New Britain City Journal

New Britain's Weekly Online Newspaper

Feature News

Debt Consolidation Agreement Reached


It appears the two parties have reached an agreement and debt consolidation bonding could be passed at next Wednesday’s Council meeting.

Mayor Pro-tempore Eva Magnuszewski said a leadership meeting on March 17 took place to discuss the new bonding package with Mayor Erin Stewart, John Healey, Robert Smedley and Carlo Carlozzi. She said the groups are and have been working together on this issue.

The Democratic led caucus asked for four things in order to pass the debt consolidation.

  1. Steady payments (no spikes)
  2. Payments that wouldn’t cause our bonding rate to be downgraded
  3. Debt Payments between 20-26 years
  4. The ability to take on more bonds if needed for big projects down the road

“We received new the bonding proposals tonight & I have forwarded them to the Democratic Caucus for discussion,” said Magnuszewski on Tuesday. “We hope to pass a new bonding package at the next Council meeting.”

Mayor Erin Stewart said, “Our recent Council Leadership meeting was very productive and yielded some healthy debate. I feel confident that our discussions will move the City forward in a positive direction and I look forward to continuing our work to ensure New Britain is on firm footing in the future.”

“Today was a great day,” Alderman Robert Smedley posted on Facebook Saturday. “Glad to have been part of a bipartisan open discussion about our Cities debt and future projects. I am sure all of the council will agree to move forward with our leadership team decision.”

This debt restructuring has been in the works for several years, but in order to restructure that debt, the City waited for the State to pass a law to allow for municipalities to issue debt for longer than 20 years. The original restructuring would lower the city’s maximum annual debt service payment from about $40 million to about $25 million this year while adding an additional 10 years of payments.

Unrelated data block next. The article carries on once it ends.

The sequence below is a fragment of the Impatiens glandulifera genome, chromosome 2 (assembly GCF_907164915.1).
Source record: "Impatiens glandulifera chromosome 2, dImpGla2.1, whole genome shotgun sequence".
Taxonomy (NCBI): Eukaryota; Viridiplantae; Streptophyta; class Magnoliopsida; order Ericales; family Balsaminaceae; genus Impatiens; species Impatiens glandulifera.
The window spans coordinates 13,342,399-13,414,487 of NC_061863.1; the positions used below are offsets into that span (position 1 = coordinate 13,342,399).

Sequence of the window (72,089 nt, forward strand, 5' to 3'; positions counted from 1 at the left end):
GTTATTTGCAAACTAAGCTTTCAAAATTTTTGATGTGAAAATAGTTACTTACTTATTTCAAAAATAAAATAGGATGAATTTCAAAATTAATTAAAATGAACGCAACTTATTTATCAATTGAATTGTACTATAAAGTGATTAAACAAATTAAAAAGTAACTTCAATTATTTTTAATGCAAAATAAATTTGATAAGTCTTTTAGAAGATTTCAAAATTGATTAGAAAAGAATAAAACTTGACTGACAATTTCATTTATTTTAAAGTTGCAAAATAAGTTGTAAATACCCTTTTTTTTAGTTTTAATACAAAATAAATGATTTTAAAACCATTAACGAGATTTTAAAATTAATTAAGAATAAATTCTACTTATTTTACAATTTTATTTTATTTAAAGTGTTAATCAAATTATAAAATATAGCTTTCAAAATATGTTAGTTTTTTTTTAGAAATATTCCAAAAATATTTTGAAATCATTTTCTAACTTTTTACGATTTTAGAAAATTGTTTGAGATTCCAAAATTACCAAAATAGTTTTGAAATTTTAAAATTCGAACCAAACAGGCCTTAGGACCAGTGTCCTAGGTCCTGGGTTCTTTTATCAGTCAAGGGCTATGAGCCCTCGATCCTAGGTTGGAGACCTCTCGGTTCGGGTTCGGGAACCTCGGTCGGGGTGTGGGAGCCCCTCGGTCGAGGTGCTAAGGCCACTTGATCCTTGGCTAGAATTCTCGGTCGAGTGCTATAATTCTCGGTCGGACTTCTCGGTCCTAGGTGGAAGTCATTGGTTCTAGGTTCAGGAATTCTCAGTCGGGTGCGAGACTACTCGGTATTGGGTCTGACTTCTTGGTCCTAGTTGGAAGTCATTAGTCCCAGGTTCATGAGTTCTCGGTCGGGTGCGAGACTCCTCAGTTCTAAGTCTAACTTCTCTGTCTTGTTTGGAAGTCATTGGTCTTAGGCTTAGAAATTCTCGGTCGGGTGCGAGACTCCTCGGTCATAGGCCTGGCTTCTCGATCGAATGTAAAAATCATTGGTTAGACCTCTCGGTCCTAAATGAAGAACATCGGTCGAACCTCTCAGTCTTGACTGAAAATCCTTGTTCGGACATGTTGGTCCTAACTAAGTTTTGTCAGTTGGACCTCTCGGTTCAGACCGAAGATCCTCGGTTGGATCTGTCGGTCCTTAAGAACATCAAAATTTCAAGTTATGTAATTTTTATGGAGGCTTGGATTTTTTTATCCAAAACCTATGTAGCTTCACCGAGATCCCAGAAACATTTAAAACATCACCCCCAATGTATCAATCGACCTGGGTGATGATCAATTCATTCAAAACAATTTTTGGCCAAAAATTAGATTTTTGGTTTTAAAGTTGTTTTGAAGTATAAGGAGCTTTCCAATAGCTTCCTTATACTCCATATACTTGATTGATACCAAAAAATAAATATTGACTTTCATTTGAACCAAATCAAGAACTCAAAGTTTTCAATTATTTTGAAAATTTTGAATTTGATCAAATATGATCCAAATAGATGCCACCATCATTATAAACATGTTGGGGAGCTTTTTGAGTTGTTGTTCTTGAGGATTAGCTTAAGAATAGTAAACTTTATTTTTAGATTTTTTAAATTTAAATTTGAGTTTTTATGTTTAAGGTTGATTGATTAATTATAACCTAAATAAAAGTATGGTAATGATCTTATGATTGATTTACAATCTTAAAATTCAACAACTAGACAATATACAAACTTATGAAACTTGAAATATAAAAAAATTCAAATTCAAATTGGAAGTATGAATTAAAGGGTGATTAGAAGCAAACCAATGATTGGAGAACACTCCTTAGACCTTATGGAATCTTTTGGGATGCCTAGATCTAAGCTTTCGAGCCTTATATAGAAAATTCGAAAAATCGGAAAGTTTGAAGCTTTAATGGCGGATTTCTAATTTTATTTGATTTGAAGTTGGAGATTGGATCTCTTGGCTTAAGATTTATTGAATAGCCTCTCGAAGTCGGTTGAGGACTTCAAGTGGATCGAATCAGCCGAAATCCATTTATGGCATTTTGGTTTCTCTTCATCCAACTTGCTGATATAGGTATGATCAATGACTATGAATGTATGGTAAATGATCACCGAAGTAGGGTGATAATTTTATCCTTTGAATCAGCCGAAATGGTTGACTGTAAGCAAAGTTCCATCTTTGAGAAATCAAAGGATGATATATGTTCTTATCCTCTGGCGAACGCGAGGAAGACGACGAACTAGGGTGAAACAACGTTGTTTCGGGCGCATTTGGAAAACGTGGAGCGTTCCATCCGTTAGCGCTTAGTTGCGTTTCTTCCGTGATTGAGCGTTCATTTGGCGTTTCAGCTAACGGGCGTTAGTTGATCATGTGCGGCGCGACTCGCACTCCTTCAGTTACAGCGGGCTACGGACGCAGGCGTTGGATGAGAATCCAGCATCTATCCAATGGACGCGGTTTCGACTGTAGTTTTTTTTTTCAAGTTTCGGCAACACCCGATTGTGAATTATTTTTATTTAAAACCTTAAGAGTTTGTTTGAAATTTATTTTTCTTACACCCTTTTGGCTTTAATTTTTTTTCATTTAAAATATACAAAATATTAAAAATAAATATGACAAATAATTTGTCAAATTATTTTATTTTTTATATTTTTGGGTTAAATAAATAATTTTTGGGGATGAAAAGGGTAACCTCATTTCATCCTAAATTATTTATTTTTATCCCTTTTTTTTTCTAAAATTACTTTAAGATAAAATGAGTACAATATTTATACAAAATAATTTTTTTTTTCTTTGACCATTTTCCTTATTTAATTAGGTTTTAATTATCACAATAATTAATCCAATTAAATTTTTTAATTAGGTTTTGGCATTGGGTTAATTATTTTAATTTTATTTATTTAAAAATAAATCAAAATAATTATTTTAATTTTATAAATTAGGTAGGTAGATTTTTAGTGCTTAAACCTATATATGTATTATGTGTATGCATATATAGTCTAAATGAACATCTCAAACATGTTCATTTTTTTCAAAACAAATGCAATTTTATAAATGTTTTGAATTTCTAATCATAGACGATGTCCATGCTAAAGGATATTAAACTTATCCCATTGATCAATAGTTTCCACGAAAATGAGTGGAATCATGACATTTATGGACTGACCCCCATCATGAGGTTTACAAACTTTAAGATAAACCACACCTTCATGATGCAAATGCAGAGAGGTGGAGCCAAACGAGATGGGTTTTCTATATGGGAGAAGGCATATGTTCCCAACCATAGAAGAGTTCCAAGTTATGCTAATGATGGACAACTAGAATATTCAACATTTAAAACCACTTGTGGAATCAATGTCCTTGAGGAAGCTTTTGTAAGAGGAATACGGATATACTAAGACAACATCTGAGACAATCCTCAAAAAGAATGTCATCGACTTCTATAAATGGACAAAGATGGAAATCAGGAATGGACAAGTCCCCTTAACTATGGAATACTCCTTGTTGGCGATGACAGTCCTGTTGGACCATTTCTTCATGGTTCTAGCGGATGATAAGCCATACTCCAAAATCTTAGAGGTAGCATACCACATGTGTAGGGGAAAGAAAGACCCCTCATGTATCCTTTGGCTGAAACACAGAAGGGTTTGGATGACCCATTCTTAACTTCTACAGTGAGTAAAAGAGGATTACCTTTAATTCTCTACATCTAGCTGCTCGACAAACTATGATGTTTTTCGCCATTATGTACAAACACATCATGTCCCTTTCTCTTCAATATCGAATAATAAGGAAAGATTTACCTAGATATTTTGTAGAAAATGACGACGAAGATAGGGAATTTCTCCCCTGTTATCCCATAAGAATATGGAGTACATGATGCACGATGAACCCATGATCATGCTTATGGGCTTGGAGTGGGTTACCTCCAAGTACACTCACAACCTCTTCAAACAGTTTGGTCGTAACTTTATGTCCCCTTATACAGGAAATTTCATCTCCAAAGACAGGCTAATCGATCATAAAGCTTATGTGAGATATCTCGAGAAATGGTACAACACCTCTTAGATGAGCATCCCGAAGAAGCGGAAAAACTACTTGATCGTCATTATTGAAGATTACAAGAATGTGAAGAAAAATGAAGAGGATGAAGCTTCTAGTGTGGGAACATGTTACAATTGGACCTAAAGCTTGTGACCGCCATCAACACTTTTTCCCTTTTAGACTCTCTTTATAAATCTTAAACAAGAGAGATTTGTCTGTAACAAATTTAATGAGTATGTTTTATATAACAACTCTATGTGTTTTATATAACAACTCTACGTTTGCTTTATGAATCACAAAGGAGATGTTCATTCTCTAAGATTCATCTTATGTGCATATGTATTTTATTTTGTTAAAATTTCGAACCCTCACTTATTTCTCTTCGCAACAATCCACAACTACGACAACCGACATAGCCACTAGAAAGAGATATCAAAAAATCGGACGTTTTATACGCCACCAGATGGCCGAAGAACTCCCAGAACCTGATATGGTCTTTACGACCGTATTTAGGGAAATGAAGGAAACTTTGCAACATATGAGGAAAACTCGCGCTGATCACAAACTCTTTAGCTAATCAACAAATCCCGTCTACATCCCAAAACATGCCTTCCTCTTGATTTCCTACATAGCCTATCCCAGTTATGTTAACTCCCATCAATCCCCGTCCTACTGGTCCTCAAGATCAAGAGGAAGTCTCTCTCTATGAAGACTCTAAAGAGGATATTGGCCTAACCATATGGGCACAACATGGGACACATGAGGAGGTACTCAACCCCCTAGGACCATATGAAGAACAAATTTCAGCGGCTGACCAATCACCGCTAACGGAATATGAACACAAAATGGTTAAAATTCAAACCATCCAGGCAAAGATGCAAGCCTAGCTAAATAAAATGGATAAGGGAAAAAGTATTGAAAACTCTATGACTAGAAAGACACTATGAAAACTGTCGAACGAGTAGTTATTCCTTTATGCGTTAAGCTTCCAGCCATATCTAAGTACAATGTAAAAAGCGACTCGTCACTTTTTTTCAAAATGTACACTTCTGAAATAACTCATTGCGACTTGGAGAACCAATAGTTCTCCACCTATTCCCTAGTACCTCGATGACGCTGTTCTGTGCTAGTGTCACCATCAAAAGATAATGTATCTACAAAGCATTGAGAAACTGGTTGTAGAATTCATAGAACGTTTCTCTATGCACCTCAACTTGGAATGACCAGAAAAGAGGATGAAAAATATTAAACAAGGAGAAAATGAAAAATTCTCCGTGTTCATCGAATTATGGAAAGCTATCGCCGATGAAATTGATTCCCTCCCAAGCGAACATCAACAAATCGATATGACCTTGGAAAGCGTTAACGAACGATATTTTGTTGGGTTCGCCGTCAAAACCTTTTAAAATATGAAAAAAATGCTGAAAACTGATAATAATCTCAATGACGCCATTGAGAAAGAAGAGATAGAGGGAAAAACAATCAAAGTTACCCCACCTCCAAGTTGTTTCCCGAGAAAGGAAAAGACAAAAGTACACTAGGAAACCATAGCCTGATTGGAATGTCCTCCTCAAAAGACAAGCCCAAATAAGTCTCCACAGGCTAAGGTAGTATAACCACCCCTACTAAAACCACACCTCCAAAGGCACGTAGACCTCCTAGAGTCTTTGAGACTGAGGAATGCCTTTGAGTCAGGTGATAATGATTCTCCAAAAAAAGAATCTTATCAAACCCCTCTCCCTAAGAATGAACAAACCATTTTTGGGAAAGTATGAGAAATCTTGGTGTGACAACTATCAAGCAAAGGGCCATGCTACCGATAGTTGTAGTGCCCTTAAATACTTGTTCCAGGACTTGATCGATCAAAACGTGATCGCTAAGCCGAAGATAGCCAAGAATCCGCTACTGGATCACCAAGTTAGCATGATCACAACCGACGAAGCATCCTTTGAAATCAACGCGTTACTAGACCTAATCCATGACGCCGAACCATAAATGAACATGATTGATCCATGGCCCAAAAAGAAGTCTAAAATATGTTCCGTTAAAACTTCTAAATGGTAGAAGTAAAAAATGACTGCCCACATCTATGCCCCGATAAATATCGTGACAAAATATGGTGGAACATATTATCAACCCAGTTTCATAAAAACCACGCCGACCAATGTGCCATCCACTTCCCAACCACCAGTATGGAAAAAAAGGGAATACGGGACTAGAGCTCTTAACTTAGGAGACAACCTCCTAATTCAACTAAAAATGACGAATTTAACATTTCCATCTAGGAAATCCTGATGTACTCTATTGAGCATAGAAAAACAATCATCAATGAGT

If the restructuring was not done, then next year cost of bonds increases to $29.188 million. The following year the city would owe $36.373 million. In 2021 the debt bill would be $39.357 million.

Savings will be accomplished by restructuring the existing principal and interest payments and amortizing, or reducing, them until later years.

There has been much controversy surrounding the issue as several meetings were canceled or held without the full council.

It began on Jan. 17 as at 5:28 p.m. Democratic Councilman Richard Reyes canceled a bonding meeting planned for 6:30 p.m on the same day. Many Councilman, mostly Republican, told the City Journal they did not get the text message until late that night. Meanwhile, Mayor Stewart refused the request and still held the meeting and the Special Council meeting planned following the bonding meeting. No one from the Democratic party showed up to either sparking outrage from many Republicans.

Then on Jan. 25 Alderman Carlo Carlozzi, Democrat, argued with Corporation Counsel on whether or not the last meeting was legal. Carlozzi claimed Smedley should not have led the meeting and that finance board members were allowed to vote and were not approved to do so by this Council.

Gennaro Bizzaro, of the Corporation Counsel, disagreed with Carlozzi. Carlozzi then promptly adjourned the meeting without discussing or voting on debt restructuring.

Since then no public meetings on the debt consolidation had taken place, but Mayor Stewart stated the delay cost the City millions of dollars.